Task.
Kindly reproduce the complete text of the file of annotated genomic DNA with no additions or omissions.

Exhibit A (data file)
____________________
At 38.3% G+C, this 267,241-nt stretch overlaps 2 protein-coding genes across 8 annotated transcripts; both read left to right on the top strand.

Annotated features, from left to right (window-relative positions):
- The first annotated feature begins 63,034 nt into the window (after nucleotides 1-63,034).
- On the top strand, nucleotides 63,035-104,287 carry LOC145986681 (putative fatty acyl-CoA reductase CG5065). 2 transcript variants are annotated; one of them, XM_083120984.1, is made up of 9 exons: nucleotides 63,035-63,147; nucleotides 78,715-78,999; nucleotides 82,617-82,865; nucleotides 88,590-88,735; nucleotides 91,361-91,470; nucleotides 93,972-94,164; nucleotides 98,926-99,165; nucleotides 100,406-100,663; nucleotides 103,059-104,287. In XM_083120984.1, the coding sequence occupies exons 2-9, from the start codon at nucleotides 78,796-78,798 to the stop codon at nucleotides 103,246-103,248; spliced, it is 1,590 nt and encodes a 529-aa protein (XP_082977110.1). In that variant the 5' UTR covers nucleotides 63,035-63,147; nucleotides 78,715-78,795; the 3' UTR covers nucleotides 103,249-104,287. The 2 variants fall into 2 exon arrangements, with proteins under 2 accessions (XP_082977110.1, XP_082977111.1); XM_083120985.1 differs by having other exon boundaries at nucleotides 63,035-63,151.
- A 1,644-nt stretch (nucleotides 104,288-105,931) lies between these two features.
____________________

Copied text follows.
At 38.3% G+C, this 267,241-nt stretch overlaps 2 protein-coding genes across 8 annotated transcripts; both read left to right on the top strand.

Annotated features, from left to right (window-relative positions):
- The first annotated feature begins 63,034 nt into the window (after nucleotides 1-63,034).
- On the top strand, nucleotides 63,035-104,287 carry LOC145986681 (putative fatty acyl-CoA reductase CG5065). 2 transcript variants are annotated; one of them, XM_083120984.1, is made up of 9 exons: nucleotides 63,035-63,147; nucleotides 78,715-78,999; nucleotides 82,617-82,865; nucleotides 88,590-88,735; nucleotides 91,361-91,470; nucleotides 93,972-94,164; nucleotides 98,926-99,165; nucleotides 100,406-100,663; nucleotides 103,059-104,287. In XM_083120984.1, the coding sequence occupies exons 2-9, from the start codon at nucleotides 78,796-78,798 to the stop codon at nucleotides 103,246-103,248; spliced, it is 1,590 nt and encodes a 529-aa protein (XP_082977110.1). In that variant the 5' UTR covers nucleotides 63,035-63,147; nucleotides 78,715-78,795; the 3' UTR covers nucleotides 103,249-104,287. The 2 variants fall into 2 exon arrangements, with proteins under 2 accessions (XP_082977110.1, XP_082977111.1); XM_083120985.1 differs by having other exon boundaries at nucleotides 63,035-63,151.
- A 1,644-nt stretch (nucleotides 104,288-105,931) lies between these two features.